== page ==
Tricycle: What is the fundamental teaching of Zen?
Sasaki Roshi: The fundamental purpose of Zen teaching is “mu-ga”—“no-self.” And so, it’s this mu-ga, this no-self, which I am hoping people will be able to grasp. According to Buddhism, as humans, we are seeing from the perspective of the incomplete self. This incomplete self is undoubtedly very important. But if we attach to this incomplete self—although this incomplete self is important—then we’ll never be able to experience the complete self. We Zen people say, if you believe in God, this complete self means the same thing as God. That is, it shares the same standpoint as God.
After twenty years I thought, “Well, it’s about time I start really trying to spread the word of Buddhism,” so for this seminar I’m lucky to have famous professors from the world of Buddhism.
Tricycle: Do you see the seminars as a vehicle for the exchange of scholarly insights between Japanese and American scholars of Buddhism?
Sasaki Roshi: I wouldn’t go so far as to say that, at least not yet. I’m not a scholar and I’m not affiliated with a university. These young scholars are the ones who have to take the lead in that kind of exchange. I think the seminar is a good thing on the one hand, but on the other hand, if it takes a wrong turn, it can be a very dangerous thing, too. Even among the Japanese scholars of Buddhism, I can feel from their scholarship that they’ve forgotten the fundamental teaching of no-self. There is this principle of the dual nature of self: the incomplete self and the complete self. It seems many scholars in Japan have completely forgotten this principle and just jabber on and on endlessly, unconditionally and unquestioningly affirming the position of the self.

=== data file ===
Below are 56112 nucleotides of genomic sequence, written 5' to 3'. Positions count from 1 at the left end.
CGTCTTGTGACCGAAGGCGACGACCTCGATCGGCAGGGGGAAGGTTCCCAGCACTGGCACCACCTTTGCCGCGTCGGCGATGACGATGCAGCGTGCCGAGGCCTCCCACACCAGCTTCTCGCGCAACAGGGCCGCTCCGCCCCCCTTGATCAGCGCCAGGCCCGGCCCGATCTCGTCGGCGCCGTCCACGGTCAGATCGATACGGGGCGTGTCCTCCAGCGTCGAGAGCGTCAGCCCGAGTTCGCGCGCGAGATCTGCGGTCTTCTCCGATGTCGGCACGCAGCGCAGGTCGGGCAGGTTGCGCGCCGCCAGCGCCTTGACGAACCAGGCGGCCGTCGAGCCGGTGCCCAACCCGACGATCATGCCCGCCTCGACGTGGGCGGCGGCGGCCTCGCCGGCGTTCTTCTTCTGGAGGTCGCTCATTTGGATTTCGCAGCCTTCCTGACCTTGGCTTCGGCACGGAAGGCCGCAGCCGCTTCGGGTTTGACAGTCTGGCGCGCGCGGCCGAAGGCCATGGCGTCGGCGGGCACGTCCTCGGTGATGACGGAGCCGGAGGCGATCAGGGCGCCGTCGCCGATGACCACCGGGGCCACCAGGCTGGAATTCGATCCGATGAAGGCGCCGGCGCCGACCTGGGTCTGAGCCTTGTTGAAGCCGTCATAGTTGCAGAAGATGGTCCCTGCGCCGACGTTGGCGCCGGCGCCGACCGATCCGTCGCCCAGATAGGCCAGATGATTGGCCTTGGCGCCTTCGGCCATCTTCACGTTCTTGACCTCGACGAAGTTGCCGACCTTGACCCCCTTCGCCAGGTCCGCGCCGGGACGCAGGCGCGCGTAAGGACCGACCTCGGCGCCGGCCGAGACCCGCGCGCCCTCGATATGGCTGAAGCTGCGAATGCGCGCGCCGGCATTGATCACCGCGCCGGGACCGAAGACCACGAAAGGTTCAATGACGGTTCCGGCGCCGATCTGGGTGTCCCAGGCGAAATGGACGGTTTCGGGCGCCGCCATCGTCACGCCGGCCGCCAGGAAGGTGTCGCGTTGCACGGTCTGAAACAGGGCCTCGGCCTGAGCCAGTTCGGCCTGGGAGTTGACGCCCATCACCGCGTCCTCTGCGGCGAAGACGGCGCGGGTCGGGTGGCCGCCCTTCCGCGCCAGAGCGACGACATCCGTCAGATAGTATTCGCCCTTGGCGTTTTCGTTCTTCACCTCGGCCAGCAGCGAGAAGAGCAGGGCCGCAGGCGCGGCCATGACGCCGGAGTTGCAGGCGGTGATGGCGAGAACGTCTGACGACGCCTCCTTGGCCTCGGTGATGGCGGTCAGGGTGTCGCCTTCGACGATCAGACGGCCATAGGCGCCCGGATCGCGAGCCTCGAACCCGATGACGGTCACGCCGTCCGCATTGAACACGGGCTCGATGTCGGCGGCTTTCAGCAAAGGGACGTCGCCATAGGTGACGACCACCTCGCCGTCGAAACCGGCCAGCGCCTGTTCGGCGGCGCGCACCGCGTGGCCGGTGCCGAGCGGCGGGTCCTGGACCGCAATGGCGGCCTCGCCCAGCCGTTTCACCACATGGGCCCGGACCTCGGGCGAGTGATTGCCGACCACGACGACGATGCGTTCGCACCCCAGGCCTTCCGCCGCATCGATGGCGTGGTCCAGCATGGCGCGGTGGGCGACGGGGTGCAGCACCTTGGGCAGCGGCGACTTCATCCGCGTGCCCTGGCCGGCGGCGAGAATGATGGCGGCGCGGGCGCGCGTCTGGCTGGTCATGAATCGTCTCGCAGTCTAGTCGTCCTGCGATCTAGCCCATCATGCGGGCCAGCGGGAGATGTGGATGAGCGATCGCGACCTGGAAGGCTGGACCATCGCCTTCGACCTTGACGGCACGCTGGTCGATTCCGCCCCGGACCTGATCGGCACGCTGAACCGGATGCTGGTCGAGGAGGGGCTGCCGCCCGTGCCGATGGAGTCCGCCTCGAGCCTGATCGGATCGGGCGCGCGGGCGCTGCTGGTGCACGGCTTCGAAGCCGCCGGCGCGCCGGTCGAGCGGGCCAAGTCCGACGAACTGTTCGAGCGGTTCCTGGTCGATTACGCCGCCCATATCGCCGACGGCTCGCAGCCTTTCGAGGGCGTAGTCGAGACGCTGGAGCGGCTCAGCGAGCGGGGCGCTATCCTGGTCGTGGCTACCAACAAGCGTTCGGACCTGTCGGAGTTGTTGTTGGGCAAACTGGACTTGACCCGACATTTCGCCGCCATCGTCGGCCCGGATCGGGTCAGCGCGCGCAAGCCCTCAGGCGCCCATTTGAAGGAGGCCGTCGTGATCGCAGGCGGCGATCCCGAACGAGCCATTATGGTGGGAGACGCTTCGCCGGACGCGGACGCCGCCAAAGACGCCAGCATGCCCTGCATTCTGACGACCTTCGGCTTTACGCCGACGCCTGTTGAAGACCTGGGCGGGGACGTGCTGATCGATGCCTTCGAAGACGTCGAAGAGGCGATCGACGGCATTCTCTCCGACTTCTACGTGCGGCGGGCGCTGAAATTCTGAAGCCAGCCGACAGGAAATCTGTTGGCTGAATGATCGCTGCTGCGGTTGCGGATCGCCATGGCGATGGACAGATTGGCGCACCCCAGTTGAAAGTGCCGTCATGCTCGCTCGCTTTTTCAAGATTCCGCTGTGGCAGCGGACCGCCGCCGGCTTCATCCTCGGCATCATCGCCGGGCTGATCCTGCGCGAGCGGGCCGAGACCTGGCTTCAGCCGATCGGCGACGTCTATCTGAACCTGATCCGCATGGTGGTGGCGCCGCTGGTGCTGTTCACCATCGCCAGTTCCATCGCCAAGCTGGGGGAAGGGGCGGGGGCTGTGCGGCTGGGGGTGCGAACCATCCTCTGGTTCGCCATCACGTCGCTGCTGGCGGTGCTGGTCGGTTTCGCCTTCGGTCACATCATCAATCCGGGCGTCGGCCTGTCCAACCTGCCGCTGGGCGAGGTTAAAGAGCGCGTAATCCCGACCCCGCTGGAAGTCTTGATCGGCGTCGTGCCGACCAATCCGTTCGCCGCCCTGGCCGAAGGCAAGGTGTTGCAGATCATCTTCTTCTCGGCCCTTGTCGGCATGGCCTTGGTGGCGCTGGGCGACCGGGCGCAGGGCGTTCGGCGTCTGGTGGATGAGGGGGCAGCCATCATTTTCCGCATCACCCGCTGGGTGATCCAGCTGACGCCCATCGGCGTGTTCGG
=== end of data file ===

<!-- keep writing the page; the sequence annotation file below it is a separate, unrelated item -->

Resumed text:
Tricycle: Are Christianity and psychology impediments to the proper understanding of Buddhism for Americans?
Sasaki Roshi: Why all these difficult questions? Everyone just chant, “Do-o-o-oh” [he demonstrates]. “Do-o-o-oh.” When you were doing that, did you think about anything like God? Were you thinking about Buddhism? I think you probably were not thinking about Buddhism. My way of teaching, my way of making relationship through religion, is just chanting “Do-o-o-oh.”
Tricycle: Do you feel a strong monastic tradition is important for the long-term survival of Buddhism in the West?